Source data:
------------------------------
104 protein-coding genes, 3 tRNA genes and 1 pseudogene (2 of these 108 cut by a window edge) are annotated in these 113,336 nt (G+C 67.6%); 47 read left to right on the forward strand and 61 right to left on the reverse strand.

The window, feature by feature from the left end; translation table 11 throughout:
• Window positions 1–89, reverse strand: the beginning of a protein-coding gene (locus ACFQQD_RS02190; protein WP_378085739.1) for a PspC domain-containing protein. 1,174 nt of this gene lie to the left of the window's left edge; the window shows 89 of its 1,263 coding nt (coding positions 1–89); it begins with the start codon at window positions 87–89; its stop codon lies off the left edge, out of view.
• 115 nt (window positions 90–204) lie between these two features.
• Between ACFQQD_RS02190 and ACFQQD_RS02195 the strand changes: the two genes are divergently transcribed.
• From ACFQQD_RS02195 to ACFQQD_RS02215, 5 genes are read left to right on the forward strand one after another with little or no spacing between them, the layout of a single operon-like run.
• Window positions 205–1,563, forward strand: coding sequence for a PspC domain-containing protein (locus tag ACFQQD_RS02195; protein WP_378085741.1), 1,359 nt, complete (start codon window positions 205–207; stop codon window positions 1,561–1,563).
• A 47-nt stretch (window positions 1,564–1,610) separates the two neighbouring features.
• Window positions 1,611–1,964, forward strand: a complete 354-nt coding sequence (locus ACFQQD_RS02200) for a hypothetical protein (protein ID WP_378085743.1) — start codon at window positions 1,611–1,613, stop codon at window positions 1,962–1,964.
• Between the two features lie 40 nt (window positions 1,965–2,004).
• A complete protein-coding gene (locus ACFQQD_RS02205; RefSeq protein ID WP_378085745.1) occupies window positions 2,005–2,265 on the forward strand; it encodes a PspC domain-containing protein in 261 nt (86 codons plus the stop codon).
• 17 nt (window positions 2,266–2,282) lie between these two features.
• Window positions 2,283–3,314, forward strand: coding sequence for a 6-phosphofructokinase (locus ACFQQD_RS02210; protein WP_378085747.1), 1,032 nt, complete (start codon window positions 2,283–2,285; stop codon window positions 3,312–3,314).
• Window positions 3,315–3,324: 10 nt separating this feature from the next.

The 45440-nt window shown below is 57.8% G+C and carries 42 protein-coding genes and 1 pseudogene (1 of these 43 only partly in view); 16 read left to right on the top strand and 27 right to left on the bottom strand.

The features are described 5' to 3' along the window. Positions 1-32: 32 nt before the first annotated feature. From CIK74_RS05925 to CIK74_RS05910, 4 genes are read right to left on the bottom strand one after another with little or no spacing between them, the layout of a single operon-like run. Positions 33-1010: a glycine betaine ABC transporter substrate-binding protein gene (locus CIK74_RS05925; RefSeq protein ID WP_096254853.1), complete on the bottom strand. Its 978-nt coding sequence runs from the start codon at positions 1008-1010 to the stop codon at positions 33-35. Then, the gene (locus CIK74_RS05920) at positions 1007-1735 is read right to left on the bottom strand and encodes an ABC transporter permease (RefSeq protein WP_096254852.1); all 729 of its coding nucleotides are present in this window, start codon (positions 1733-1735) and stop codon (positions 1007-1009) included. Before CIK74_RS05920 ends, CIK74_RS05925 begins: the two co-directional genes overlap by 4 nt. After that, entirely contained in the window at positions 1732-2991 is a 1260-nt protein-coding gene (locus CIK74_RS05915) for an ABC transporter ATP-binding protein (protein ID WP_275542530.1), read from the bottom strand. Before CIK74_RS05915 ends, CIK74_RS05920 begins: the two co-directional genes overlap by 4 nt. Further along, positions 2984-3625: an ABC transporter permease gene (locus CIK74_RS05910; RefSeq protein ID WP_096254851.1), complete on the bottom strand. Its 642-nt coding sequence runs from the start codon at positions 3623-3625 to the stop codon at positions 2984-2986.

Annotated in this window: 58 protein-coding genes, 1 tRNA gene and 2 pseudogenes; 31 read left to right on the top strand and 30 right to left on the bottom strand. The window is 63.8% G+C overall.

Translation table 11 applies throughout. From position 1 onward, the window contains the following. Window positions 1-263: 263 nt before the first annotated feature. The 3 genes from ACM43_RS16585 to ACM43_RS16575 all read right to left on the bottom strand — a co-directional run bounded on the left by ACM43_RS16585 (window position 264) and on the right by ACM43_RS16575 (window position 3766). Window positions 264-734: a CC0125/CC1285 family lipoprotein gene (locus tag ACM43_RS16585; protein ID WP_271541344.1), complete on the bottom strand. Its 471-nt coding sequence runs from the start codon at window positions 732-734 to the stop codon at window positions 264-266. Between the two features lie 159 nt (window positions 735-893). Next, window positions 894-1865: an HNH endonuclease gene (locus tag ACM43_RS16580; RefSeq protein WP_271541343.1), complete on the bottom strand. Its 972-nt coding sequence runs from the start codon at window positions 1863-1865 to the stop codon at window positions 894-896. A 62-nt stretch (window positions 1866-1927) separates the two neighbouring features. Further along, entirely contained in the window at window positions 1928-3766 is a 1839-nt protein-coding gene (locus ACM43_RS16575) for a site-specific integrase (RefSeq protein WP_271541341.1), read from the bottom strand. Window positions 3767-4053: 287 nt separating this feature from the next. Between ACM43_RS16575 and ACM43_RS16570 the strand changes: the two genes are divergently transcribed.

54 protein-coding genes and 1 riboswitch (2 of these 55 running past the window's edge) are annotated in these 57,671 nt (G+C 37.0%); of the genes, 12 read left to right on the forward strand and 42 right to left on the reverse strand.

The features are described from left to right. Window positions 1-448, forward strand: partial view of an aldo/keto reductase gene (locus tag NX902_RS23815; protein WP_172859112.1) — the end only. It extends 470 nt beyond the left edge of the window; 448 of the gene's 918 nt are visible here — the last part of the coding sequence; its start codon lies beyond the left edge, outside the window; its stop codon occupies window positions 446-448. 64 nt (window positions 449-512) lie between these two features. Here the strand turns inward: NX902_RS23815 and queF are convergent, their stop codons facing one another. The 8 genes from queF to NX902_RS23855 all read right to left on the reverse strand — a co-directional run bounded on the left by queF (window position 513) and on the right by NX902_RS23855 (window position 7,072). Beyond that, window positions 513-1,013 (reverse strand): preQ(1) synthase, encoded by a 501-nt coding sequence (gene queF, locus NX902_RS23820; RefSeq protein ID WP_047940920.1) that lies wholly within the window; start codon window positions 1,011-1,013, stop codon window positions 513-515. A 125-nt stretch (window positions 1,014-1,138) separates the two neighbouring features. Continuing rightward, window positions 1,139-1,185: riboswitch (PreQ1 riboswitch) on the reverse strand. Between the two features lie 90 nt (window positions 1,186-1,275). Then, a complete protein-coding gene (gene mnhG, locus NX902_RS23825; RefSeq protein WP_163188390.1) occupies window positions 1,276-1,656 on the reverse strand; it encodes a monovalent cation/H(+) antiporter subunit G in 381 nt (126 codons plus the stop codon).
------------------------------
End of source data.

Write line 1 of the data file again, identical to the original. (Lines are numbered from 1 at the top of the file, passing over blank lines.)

104 protein-coding genes, 3 tRNA genes and 1 pseudogene (2 of these 108 cut by a window edge) are annotated in these 113,336 nt (G+C 67.6%); 47 read left to right on the forward strand and 61 right to left on the reverse strand.